ESG and Education: the Challenge

Setting the Scene 

Over the past several years, faced with mounting pressure from regulators, investors, customers, and employees, companies have increased ESG efforts to create and sustain value.

These efforts have aimed to improve corporate performance, enhance perception, and mitigate short- and long-term risk. Many companies have adopted “ESG” as an umbrella term encompassing corporate sustainability, philanthropy, and social impact programs, reflecting a framework for measuring, and assessing the sustainability of an organization. ESG has also served as a tool to identify non financial risks and opportunities with the intention to enhance long-term, risk-adjusted returns.

 

As ESG grows in both prominence and relevance, it is increasingly important to clarify its value in reducing risk and improving environmental and social performance.

As ESG has gained traction, an increasing number of organizations are being accused of using it to provide an illusion of sustainable operations while making a negligible impact on the issues they set to address. For example, “greenwashing” has become a term used to describe the practice of marketing efforts around environmental progress despite an absence of real action. Some have questioned whether ESG is simply a risk analysis tool for investors or a framework for driving progress. The skepticism has led to a heightened spotlight around ESG claims and raised the importance of ensuring that companies have clear, consistent, and meaningful metrics for reporting progress.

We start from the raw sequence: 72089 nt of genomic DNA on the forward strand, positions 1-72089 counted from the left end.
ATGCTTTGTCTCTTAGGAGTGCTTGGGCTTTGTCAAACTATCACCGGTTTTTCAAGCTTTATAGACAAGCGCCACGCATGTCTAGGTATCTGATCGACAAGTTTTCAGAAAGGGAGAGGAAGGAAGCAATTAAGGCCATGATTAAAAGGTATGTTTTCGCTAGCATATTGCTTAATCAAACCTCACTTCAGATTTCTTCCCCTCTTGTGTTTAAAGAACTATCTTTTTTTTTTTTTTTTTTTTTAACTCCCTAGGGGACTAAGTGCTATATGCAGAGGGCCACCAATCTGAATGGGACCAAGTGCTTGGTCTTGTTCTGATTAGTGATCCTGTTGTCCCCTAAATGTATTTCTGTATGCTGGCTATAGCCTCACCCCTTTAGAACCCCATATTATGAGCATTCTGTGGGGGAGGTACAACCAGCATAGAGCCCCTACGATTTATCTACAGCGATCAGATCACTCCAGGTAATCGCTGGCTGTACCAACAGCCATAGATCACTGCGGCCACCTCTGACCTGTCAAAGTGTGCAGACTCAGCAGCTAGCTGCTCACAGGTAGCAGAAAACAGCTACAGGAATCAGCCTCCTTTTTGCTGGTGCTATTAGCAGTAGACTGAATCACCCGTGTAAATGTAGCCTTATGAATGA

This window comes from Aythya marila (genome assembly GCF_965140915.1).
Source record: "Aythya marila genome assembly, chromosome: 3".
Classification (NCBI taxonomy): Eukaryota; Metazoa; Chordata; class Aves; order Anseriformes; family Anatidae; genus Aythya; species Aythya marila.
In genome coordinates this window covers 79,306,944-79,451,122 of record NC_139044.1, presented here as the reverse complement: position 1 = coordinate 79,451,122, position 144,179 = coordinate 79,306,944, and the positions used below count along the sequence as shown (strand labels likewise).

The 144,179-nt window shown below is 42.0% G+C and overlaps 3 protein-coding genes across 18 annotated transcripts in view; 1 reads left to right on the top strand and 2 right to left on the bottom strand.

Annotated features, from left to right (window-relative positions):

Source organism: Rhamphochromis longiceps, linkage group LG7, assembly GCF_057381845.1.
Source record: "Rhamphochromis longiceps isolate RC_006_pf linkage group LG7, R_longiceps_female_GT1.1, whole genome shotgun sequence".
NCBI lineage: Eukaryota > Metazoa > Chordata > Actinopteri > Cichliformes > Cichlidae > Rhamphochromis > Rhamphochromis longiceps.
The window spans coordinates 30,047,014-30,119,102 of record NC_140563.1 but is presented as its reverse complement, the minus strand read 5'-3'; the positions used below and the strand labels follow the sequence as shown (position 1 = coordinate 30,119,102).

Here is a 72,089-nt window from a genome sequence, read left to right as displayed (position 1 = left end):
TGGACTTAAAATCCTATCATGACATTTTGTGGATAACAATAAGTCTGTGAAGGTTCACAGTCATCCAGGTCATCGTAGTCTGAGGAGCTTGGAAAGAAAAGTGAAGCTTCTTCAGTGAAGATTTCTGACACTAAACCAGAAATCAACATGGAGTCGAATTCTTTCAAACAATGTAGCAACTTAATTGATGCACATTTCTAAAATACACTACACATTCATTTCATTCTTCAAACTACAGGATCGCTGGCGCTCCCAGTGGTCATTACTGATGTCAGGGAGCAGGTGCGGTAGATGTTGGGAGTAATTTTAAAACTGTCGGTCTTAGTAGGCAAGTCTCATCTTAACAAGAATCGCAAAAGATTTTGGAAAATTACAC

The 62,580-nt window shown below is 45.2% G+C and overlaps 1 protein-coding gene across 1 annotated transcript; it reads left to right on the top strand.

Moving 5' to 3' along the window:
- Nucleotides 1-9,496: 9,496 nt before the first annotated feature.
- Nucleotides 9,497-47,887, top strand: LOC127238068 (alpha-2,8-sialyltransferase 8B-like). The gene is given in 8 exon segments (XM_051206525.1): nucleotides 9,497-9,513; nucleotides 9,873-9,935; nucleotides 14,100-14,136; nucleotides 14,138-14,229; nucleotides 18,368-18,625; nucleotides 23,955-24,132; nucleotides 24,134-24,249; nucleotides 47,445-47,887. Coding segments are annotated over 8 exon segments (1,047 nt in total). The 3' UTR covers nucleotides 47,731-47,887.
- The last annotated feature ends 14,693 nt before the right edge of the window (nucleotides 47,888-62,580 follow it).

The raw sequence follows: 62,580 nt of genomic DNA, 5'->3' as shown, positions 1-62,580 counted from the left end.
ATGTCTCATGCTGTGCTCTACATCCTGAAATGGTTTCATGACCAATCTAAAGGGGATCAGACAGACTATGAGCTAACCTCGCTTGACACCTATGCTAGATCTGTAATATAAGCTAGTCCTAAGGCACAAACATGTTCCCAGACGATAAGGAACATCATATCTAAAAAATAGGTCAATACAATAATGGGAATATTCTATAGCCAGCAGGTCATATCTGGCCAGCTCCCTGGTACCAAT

Historically, environmental metrics have allowed for better quantitative assessment, and companies have enjoyed the clarity of accounting protocols, the availability of disclosure frameworks, and a robust body of research related to environmental and climate-related risks. Similarly, governance metrics have been widely accepted to measure a company’s commitment to basic practices, standards, and ethical norms.

In comparison, the social pillar of ESG lacks the same level of rigor, resources, and standardization that leaves many companies and nongovernmental organizations (NGOs) defining, measuring, and reporting social impact differently. Investors are offered lean or inconsistent data that cannot support financial risk analysis and can lead to incomplete assessments of corporate performance on social issues. Existing metrics, such as the United Nations Sustainable Development Goals (UN SDGs) have attempted to solve this, but the UN SDGs have limitations, as they are primarily designed to track national, population-level statistics.

At first, the underdevelopment of standardization and robust social metrics may appear as a challenge for the ESG movement. But it presents an opportunity to harness the well-developed field of education and human development as a central foundation for a robust ESG social pillar.